The Government has finally published its much delayed White Paper on immigration. Part of the reason for the delay is that the Cabinet is still highly divided on the policy .Under the new proposed Post Brexit immigration rules tens and thousands of low skilled migrants will be able to come to the UK to work for a year. This new rule which should last until 2025 is made with the intention of protecting parts of the economy which is more reliant on overseas labour.
Sajid Javid the Home Secretary has said this new system will be based on the UK’s needs rather then where migrants are from which shows that the UK is open for business.
Unveiling what he said would be the biggest shake-up of immigration policy for 40 years, Mr Javid said that while there was no “specific target” for reducing numbers coming into the UK, net migration would come down to “sustainable levels”.
The much-delayed White Paper – a document setting out proposed new laws before they are formalised in a government bill – also includes:
- Scrapping the current cap on the number of skilled workers such as doctors or engineers from the EU and elsewhere
- A consultation on a minimum salary requirement of £30,000 for skilled migrants seeking five-year visas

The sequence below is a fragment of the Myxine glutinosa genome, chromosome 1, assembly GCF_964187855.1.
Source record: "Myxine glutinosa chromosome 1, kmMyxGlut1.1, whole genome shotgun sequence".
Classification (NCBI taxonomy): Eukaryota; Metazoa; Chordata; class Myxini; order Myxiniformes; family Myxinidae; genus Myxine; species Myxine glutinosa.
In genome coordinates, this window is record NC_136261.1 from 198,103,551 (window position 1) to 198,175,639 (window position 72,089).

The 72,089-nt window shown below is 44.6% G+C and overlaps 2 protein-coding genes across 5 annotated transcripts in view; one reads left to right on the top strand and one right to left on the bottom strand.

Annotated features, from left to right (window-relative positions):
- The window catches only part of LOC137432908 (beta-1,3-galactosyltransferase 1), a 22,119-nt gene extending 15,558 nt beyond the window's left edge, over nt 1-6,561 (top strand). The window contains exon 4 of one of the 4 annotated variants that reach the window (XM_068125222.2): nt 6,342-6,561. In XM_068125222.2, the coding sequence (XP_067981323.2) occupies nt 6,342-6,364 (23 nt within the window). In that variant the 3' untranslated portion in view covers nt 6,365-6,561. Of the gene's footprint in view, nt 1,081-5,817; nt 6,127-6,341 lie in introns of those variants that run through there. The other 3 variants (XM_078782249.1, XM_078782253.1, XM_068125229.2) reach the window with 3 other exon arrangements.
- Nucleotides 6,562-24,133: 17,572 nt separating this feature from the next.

- Visitors from the EU will not need visas
- Plans to phase in the new system from 2021
The proposals are set out to control the borders and “deliver on the clear instruction” of the British people when they voted out too leave the EU. The end of free movement from Europe is a key part of Mrs May’s Brexit deal although a replacement system is still needed and expected after post Brexit trade talks.
Migrants who come will have to pay a fee for the visa and would be barred from bringing relatives and would not be able to access benefits of healthcare. The also will not need a guaranteed job or to be sponsored by a company either.
The scheme is designed to fill vacancies in sectors such as construction and social care which are heavily dependent on EU labour and which ministers fear could struggle to adapt when free movement ends.
There will be a “cooling off period” after a year, meaning people will be expected to leave at that point and not to apply again for a further 12 months.
Campaigners for lower migration are shocked by the plans despite the fact that the government has said they reserve the right to tighten the criteria or impose numerical caps prior to a review in 2025. The migration watch has stressed there was no was way of making sure people left after a year and immigration figures could become distorted due to this.
“It is shocking that the government should have caved in so completely to the demands of industry while ignoring the strong public desire to get immigration down,” said its chair Lord Green.
“The chief winners will be business, as they exploit the bonanza of a huge new pool of labour from around the world while continuing to avoid their responsibility to the public to recruit and train up local talent.”